In the context of your urinary system, you're probably heard of kidney stones, and what you've heard probably hasn't been very positive. Kidney stones are hard clumps of salt and minerals that develop over time in the kidneys based on things like genetics, environment, diet, exercise, and more, according to Samit Soni, MD, a urological surgeon at Memorial Hermann. The stones can be exceptionally painful if they dislodge into the bladder and urethra and need to be passed, and often require a hospital visit. The thing about kidney stones and trying to prevent them, Dr. Soni says, is that there are a lot of factors to be aware of beyond just diet and exercise.
- Alyssa Dweck, MD, FACOG, board-certified OB/GYN at the Mount Kisco Medical Group
For example, people in hotter climates actually tend to have higher rates of kidney stones than people in cooler climates. This is largely due to one of the most important aspects of kidney health: hydration. The hotter a climate, the less hydrated people tend to be, and chronic under-hydration can lead to kidney stones, says Dr. Soni. (This is also why kidney stones are more common in the summertime, FWIW.)
Bottom line? When it comes to preventing kidney stones, there isn't a one-size-fits-all set of rules, but Dr. Soni and Alyssa Dweck, MS, MD, FACOG, gynecologist, and medical advisor to Bonafide shared some guidelines that could help you reduce your risk.
Here are some tips that could prevent kidney stones
1. Know your health history and family's health history
If your family members (especially immediate family members) have had kidney stones, you are more likely to develop them, according to the Mayo Clinic. This is the first step in understanding how to prevent kidney stones for your body. Why? Because the more you know about your risk, the more targeted your decisions can be. For example, there are four different types of kidney stones and a number of different causes. If you know what type your family members had and what caused them, that can inform your preventative actions and lifestyle choices going forward.
Some people should avoid oxalic acid, while other people should avoid high amounts of supplemented calcium, says Dr. Soni. But these recommendations aren't blanket statements for everyone because it depends on the specific person's risks and proclivity for developing stones. You are also, according to Dr. Dweck, more likely to have kidney stones in the future if you have already had them. Developing a relationship with a care provider that's well-versed in the renal system and knows your medical history is a great way to work towards preventing them in the future.
2. Stay hydrated
Hydration, according to Dr. Dweck, is one of the most important aspects of kidney stone prevention and maintaining a healthy bladder in general. Your body needs a lot of water, renal system included. Having enough water in your blood can help support the best toxin filtration, says Dr. Dweck, while under-hydration can result in a higher concentration of kidney stones. The Mayo Clinic recommends 3.7 liters of fluids a day for men and 2.7 for women, respectively.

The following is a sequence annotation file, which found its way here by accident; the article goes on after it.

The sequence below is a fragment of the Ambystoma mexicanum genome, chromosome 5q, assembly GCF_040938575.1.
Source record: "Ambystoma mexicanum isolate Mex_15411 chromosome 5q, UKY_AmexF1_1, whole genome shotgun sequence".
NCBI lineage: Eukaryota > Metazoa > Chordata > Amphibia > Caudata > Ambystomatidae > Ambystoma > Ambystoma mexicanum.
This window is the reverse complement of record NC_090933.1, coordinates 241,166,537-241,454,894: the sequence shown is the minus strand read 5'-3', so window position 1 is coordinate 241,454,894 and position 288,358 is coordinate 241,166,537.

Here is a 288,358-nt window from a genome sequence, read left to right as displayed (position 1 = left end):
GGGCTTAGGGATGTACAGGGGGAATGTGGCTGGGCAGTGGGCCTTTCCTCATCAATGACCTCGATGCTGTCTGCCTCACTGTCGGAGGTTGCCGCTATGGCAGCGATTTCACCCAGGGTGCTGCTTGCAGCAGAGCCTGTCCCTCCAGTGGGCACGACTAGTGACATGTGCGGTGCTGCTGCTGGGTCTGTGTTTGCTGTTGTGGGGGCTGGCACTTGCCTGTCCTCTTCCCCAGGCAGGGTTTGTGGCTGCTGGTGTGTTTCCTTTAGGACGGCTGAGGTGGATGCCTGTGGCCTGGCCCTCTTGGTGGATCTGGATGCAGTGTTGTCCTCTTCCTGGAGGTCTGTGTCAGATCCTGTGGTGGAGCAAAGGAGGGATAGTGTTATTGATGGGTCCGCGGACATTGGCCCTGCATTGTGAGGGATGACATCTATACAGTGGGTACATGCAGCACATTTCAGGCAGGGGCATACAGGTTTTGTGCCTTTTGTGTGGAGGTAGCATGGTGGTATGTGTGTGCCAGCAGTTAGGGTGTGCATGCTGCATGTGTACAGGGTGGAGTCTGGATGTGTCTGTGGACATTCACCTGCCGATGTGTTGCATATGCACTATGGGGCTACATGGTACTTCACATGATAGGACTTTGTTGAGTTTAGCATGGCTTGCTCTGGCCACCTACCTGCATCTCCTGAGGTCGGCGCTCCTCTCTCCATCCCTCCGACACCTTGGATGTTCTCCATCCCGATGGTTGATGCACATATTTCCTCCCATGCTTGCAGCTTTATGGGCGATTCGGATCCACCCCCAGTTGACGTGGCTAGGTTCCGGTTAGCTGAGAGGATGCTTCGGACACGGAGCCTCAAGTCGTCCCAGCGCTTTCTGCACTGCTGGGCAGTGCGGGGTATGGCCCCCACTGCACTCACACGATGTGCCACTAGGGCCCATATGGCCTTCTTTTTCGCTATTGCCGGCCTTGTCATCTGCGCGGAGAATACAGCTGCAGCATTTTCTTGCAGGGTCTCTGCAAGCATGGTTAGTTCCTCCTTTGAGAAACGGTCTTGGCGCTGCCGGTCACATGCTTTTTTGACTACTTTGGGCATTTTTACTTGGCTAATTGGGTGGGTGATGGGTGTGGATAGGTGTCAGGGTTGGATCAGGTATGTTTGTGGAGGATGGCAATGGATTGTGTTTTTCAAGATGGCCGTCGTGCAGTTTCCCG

3. Be careful of supplementing calcium and vitamin C
Some minerals and common dietary ingredients that can increase your risk for kidney stone development include sodium (more on this one below), vitamin C, and calcium. Eating plenty of calcium- and vitamin C-rich foods isn't much of a concern at all, Dr. Soni says. The real cause for concern is ingesting significant amounts of these minerals via supplements or cold-preventing methods like Emergen-C. According to Dr. Soni, having really high amounts of these ingredients can be a risk if you're prone to kidney stones. Be sure to stay in touch with a medical provider about any supplements you're taking.
4. Pay attention to your sodium intake
Another aspect of kidney stone development is a high-sodium diet, according to Dr. Soni. Making sure that you're not exceeding the daily value is an important step in preventing kidney stones—according to the 2020-2025 Dietary Guidelines for Americans, we should aim to consume less than 2,300 milligrams (mg) of sodium per day.
At the end of the day, according to these experts, plenty of causes of kidney stones can be outside of your control and more about your environment and family history. If you've had kidney stones, it doesn't mean you failed at maintaining a healthy diet or hydration. When it comes to trying to prevent kidney stones, staying informed, hydrated, and in touch with a provider is the best you can do.
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